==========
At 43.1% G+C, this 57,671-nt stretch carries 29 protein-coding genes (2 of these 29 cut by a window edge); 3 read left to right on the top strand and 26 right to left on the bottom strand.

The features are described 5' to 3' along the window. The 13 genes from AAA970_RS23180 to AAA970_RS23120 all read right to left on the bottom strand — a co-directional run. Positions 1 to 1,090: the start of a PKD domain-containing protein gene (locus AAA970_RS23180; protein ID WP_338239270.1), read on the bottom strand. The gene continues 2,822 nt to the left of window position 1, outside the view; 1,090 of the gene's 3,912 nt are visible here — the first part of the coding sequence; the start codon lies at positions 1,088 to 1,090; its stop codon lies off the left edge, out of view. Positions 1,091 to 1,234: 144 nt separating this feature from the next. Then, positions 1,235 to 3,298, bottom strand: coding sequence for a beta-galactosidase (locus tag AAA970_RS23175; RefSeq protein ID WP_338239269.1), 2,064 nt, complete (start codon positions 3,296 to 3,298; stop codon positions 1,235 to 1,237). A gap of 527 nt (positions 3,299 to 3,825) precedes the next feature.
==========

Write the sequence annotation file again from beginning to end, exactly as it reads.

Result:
At 43.1% G+C, this 57,671-nt stretch carries 29 protein-coding genes (2 of these 29 cut by a window edge); 3 read left to right on the top strand and 26 right to left on the bottom strand.

The features are described 5' to 3' along the window. The 13 genes from AAA970_RS23180 to AAA970_RS23120 all read right to left on the bottom strand — a co-directional run. Positions 1 to 1,090: the start of a PKD domain-containing protein gene (locus AAA970_RS23180; protein ID WP_338239270.1), read on the bottom strand. The gene continues 2,822 nt to the left of window position 1, outside the view; 1,090 of the gene's 3,912 nt are visible here — the first part of the coding sequence; the start codon lies at positions 1,088 to 1,090; its stop codon lies off the left edge, out of view. Positions 1,091 to 1,234: 144 nt separating this feature from the next. Then, positions 1,235 to 3,298, bottom strand: coding sequence for a beta-galactosidase (locus tag AAA970_RS23175; RefSeq protein ID WP_338239269.1), 2,064 nt, complete (start codon positions 3,296 to 3,298; stop codon positions 1,235 to 1,237). A gap of 527 nt (positions 3,299 to 3,825) precedes the next feature.